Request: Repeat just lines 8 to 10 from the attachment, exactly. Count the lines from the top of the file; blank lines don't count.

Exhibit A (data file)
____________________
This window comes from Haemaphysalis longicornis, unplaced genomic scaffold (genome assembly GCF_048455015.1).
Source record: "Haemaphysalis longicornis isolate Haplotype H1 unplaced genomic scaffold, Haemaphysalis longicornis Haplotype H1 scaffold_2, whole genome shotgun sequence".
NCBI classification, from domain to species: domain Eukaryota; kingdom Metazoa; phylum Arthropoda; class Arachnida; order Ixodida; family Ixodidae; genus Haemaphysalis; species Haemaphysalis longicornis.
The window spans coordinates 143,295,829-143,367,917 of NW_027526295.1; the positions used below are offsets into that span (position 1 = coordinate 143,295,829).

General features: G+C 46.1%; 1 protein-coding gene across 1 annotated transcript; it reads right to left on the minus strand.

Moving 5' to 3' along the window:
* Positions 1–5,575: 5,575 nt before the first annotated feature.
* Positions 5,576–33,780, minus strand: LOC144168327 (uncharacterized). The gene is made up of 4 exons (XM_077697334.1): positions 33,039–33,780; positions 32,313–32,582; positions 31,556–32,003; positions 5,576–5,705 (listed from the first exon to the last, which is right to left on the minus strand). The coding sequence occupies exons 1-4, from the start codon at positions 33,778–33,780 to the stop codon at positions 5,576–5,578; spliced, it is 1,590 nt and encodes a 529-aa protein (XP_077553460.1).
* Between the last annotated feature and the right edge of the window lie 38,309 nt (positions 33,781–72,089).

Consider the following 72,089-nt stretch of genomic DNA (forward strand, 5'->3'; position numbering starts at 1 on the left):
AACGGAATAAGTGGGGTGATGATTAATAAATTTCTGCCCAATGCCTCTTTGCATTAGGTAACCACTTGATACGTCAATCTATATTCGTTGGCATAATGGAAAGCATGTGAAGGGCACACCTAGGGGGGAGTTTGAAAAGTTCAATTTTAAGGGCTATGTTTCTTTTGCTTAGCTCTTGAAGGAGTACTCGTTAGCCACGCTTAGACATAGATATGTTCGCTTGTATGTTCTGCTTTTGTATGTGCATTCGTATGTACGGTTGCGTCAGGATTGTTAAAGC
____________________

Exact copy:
* Positions 5,576–33,780, minus strand: LOC144168327 (uncharacterized). The gene is made up of 4 exons (XM_077697334.1): positions 33,039–33,780; positions 32,313–32,582; positions 31,556–32,003; positions 5,576–5,705 (listed from the first exon to the last, which is right to left on the minus strand). The coding sequence occupies exons 1-4, from the start codon at positions 33,778–33,780 to the stop codon at positions 5,576–5,578; spliced, it is 1,590 nt and encodes a 529-aa protein (XP_077553460.1).
* Between the last annotated feature and the right edge of the window lie 38,309 nt (positions 33,781–72,089).

Consider the following 72,089-nt stretch of genomic DNA (forward strand, 5'->3'; position numbering starts at 1 on the left):